Case Briefs * Determining Hours Worked

Anderson v. Mt.Clemens Pottery Co., 328 U.S. 680 (1946) (the “Walking Time” case)

Facts: Pottery plant workers sued employers for overtime pay not paid due to improper method of calculating time. The employees punched in at the time clock at one end of the plant, then walked to their individual work stations, and finally prepared for the the work day by doing various preliminary tasks ranging from putting on aprons and protective hand gear to opening windows and sharpening tools. All of these tasks had to be accomplished before the official start of the “productive work day” at 7:00am. After the lunch break, the employees repeated all these steps, and then again at the end of the day. The plant calculated working time on the basis of quarter hours after the employee punched in. Under this system, employees were not paid for the approximately 14 minute period after punching in but before the whistle blew at 7:00am or for the same time between lunch and start of productive work in the afternoon. The time adding up practice also fails to account for the period after the whistle blew at 4:00pm to end the productive workday when the employees were cleaning up but had not yet clocked out. According to the petitioners, the method resulted in approximately 56 minutes (by the time-clock records) of un-compensated time each day.

Case History: The case was dismissed for failure to demonstrate that employer violated the FLSA. Specifically, it was determined that time walking from the clock to work station, time spend in “preliminary duties” and time spent waiting prior to shift start were all non-compensable for failure to demonstrate that they could not have spent the time as they chose and failure to demonstrate with “reasonable definiteness” the amount of time taken up in such activities. The District Court agreed with the special master’s finding of fact but determined that some of the 14 minute period should be paid and set out a formula for determining the amount of time for which the workers must be paid. On appeal the 6thCircuit Court of Appeals decided that the burden of proof rested with the employees in these claims. “Mere estimates” and “conjecture [of] the extent of overtime worked” were not enough to force the employer to pay overtime. The employees appealed the decision.

Holding and Disposition: Held, by the U.S. Supreme Court that the burden of proof placed on the employee should not be so high as to pose an “impossible hurdle” for successful claims. In the face of inaccurate employer records, if the employee can produce “sufficient evidence to show the amount and extent of… [improperly compensated]…work as a matter of just and reasonable inference” the employer may be required to pay overtime. 6th Circuit dismissal reversed.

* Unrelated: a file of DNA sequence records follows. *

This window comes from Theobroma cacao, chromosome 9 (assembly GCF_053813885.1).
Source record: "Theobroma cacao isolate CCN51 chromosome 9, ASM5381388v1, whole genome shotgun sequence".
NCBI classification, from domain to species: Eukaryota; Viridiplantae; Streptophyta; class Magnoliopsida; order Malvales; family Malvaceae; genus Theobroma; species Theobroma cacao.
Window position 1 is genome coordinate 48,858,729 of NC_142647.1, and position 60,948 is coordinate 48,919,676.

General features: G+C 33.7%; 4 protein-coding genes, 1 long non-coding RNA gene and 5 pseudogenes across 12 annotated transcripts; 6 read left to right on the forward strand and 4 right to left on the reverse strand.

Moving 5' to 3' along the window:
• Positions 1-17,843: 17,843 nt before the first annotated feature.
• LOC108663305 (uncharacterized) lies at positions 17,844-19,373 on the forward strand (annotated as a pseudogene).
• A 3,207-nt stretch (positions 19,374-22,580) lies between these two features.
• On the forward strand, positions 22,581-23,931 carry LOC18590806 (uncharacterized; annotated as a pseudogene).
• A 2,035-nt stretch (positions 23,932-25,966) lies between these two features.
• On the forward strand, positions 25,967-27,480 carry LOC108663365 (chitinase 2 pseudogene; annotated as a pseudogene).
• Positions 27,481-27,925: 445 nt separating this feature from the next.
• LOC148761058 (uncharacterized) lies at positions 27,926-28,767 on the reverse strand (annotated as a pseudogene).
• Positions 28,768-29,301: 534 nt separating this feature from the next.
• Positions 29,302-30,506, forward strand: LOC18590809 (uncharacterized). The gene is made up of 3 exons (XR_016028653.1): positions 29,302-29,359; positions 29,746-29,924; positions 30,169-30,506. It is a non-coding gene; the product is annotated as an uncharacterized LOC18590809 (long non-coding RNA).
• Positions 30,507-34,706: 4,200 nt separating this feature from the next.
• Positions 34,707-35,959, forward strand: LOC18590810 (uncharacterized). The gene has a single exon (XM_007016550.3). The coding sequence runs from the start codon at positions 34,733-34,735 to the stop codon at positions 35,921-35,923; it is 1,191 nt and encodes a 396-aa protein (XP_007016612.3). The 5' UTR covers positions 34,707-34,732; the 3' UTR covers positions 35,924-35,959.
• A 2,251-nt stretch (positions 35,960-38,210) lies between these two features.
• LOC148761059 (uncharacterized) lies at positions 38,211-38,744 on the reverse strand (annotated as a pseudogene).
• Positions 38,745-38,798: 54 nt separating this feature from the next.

Reasoning: The “remedial nature of the statute” and the “great public policy which it embodies” require that employers not be allowed to escape claims on the basis of improper record keeping.

Significance and Key Points: When determining hours worked time clock records are not controlling. Time clock records are useful however, if they “show the time during which the employees were compelled to be on the premises or at any prescribed place of work.” The Court emphasized the control aspect of the test. Repeatedly used words/phrases such as “require,” “compel” “necessity,” “necessarily” and “complete control.” Test for “work”—was the action “physical or mental exertion (whether burdensome or not) controlled or required by the employer and pursued necessarily and primarily to benefit the employer and his business?” However, even when time for walking to and from the time clock and work station and/or preparing for work in preliminary duties must be paid the court “does not preclude” a judge from deciding that the time involved is too minimal to force employers to pay overtime for it.

Amour & Co. v. Wantock, 323 U.S. 126 (1944) (“Stand-by/Waiting Time” case)

Facts: Firefighters at a Chicago soap factory sued under FLSA for overtime pay. The factory required the firefighters to remain onsite after they clocked out as standby in case of emergency. They worked 24 hours on and 24 hours off. From 8:00am to 5:00pm the firefighters worked on the clock, and were also considered “on the clock” for any time actually spent working from 5:00 p.m. to 8:00 a.m. Otherwise, they were not paid for the 15 hours spent on stand-by. The employer provided a “fire house” for the firefighters complete with cooking and sleeping facilities, as well as, some facilities for “amusements” or entertainment. The factory paid the firefighters a flat weekly salary regardless of amount of time actually worked.